John Kerry accused President Bush of running "an extreme radical administration" as Wisconsin Democrats decided Tuesday whether to support his front-running campaign or help his rivals stay in the race for their party's nomination for president.I think that's how he'll pitch his campaign, since "extreme" and "radical" are good hot-button words. Doris Kearns Goodwin said (roughly) this morning, on Imus, that Bush is "a lot more of a right-wing ideologue than we thought." It's a good line. It will probably sell pretty well.
But can you name a single policy that defines the current administration that is not supported by at least one prominent Democrat? Partial-birth abortion has its dissenters among the Dems. Iraq -- both the war and the nation-building -- had quite a few Democrat supporters, until the party saw Howard Dean using it as red meat. Dick Gephardt and Joe Lieberman, both of whom sought to replace Bush, were fully on board. Tax cuts passed with quite a bit of bipartisanship. On discretionary spending issues, the Dems carp around the margins -- Bush is not spending "enough" (whatever that means) on this or that program. But the president has spent hugely at home. Congress's wish list has been burning up, from farm giveaways to highway pork to entitlement spending, with no discipline in sight. Easterbrook has praised Bush's cap-trading approach to environmental protection. Most non-ideological AIDS groups realize that Bush's aid-to-Africa plan is head and shoulders above the supposedly caring Clinton administration's words-not-deeds approach. On top of that, Bush has made serious efforts (sometimes successful) to either stay above or stay quiet on divisive subjects like abortion and gay marriage (though the base seems to be demanding a solid stand on the latter).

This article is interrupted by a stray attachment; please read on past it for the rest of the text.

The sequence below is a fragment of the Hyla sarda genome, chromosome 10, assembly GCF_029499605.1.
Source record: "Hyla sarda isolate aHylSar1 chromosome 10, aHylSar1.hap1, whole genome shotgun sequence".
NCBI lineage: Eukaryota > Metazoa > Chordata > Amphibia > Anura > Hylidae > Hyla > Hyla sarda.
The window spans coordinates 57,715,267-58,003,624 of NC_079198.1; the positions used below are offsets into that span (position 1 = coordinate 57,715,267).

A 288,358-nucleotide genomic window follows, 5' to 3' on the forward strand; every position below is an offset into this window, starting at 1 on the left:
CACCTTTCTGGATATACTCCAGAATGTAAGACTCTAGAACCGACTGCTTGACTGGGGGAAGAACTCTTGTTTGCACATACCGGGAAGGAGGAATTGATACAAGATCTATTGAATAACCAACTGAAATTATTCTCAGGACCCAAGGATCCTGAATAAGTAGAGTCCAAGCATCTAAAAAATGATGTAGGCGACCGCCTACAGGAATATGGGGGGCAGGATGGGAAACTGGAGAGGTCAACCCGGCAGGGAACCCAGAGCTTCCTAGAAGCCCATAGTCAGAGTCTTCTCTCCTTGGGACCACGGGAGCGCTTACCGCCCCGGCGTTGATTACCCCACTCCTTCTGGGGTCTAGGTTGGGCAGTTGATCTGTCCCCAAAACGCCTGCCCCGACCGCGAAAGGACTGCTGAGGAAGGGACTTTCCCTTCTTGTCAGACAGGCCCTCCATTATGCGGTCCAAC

I honestly don't see where the right-wing ideology comes in. Spending targets aside, I'm with the liberal side on a lot of these issues, as we've discussed here frequently. But I don't buy the "Bush is extreme" rhetoric.